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Minority Serving Institutions: The pathway to more black male teachers

04.07.16 | Learning on the EDge | 0 Comments

By Alice Ginsberg, Marybeth Gasman, and Andrés Castro Samayoa

In recent article in Education Week titled “Black male teachers a dwindling demographic,” Corey Mitchell writes that, “Even when teachers of color find work in the classroom, many end up fleeing out of frustration.” Citing a 2015 report by the Albert Shanker Institute on the state of diversity in teacher education, Mitchell calls attention to disturbing statistics about the attrition of teachers of color, and, in particular, black men. Mitchell suggests that while the pool of qualified and committed teachers of color is increasing, these same teachers are leaving the profession at higher rates than white teachers, drawing upon research findings that “many nonwhite educators feel voiceless and incapable of effecting change in their schools.”

Mitchell emphasizes that in cases where black male teachers are one of the only male teachers of color in their school they often feel isolated. While they are often called upon to deal with discipline issues, black male teachers tend to be viewed as intellectually inferior by their white colleagues as they are not consulted about issues of actual teaching or curriculum content. On the other hand, schools with higher clusters of black male teachers tend to be among the hardest to staff, economically disadvantaged, and lowest performing schools. The working conditions can be so exhausting and overwhelming that even the most dedicated and highly trained teachers burn out quickly.

While Mitchell rightly underscores the combination of personal, institutional, and structural reasons that Black men are leaving the teaching profession, there is reason for optimism that this statistic can be reversed.

In 2014, for example, Hispanic Serving Institutions (HSIs) and Historically Black Colleges and Universities (HBCUs) conferred a disproportionate number of degrees in education to blacks and Hispanics. Even though HBCUs represent only 4.4% of all the institutions conferring bachelor’s in education, they account for 26% of all black students receiving a degree in this field. Equally important, they also account for 30% of the education degrees conferred to Black men. Hispanic Serving Institutions also occupy a similar role among their constituency: They conferred nearly half (46.8%) of all the degrees granted to Hispanics, even though HSIs only account for 5.8% of all institutions conferring degrees in education. More importantly, HSIs and HBCUs combined awarded over 30% of all the bachelor’s degrees in education conferred to blacks, even though they jointly make up less than 10% of all institutions that conferred education degrees in 2014.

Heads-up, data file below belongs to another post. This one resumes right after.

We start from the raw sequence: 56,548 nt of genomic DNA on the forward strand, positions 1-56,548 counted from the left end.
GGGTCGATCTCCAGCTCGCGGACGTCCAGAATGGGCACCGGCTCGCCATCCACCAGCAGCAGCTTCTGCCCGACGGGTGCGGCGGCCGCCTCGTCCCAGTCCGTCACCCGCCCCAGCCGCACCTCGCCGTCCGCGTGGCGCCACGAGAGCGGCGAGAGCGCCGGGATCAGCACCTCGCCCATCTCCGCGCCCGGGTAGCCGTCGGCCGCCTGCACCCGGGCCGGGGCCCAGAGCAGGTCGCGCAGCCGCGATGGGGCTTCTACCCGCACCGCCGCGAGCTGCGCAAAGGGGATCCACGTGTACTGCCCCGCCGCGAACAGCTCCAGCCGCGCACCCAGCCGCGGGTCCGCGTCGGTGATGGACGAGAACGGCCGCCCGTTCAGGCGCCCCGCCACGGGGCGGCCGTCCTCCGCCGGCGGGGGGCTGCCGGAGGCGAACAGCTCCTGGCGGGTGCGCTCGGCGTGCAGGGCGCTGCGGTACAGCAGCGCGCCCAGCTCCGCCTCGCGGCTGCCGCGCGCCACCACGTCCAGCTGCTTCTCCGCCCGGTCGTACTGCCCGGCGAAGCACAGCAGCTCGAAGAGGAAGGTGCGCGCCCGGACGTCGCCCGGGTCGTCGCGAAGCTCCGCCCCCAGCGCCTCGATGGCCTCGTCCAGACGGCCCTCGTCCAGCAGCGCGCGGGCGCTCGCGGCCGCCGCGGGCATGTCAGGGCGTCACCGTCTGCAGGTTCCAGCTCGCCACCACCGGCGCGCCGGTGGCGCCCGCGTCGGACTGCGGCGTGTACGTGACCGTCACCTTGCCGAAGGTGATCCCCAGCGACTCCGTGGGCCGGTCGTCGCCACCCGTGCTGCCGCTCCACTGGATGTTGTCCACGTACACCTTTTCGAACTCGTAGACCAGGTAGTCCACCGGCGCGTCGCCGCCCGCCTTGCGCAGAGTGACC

Teacher education programs at HBCUs — much like those at other Minority Serving Institutions (MSIs) — are not only our nation’s major contributors to the pool of teachers of color, but they are actively trying to solve issues of teacher retention and attrition as well. By designing innovative programs to better prepare teachers to work in schools that have concentrations of students of color, MSIs give us new models for effective student teaching and clinical preparation. In particular, MSIs have been national leaders in building university-school-community partnerships, and addressing issues such as bilingual education and tutoring for migrant students.

Moreover, the social justice mission of MSIs is instrumental in the creation of think-tanks and networks for university faculty, teacher education students, teachers, administrators, and educational policymakers to work together to solve pressing issues for minority and underserved students. By combining their human and financial resources, MSI teacher education programs and schools in the communities they serve benefit in both the short and long term.

Most significantly, teachers who graduate from MSIs have spent significant time in the schools and communities they seek to work in — as students, student teachers, and through community service. The issues they face come as no surprise and, in turn, they come armed with strategies for success. This is not to say that their jobs are not difficult, but they come to this work with the mindset and tenacity needed to change individual lives of struggling students and larger structural inequities in their schools and in American education more generally.

If we truly want to move the needle on the recruiting and retaining black male teachers, we have to look to and engage Minority Serving Institutions. If we don’t, perhaps we don’t really want to solve the problem.

 

 

About the authors: ALICE GINSBERG is assistant director for research at the Penn Center for Minority Serving Institutions and teaches in the teacher education program at the University of Pennsylvania, Philadephia, Pa. MARYBETH GASMAN is director of the Penn Center for Minority Serving Institutions and a professor of higher education in the Graduate School of Education at the University of Pennsylvania. ANDRÉS CASTRO SAMAYOA is assistant director for assessment at the Penn Center for Minority Serving Institutions and a Ph.D. candidate.

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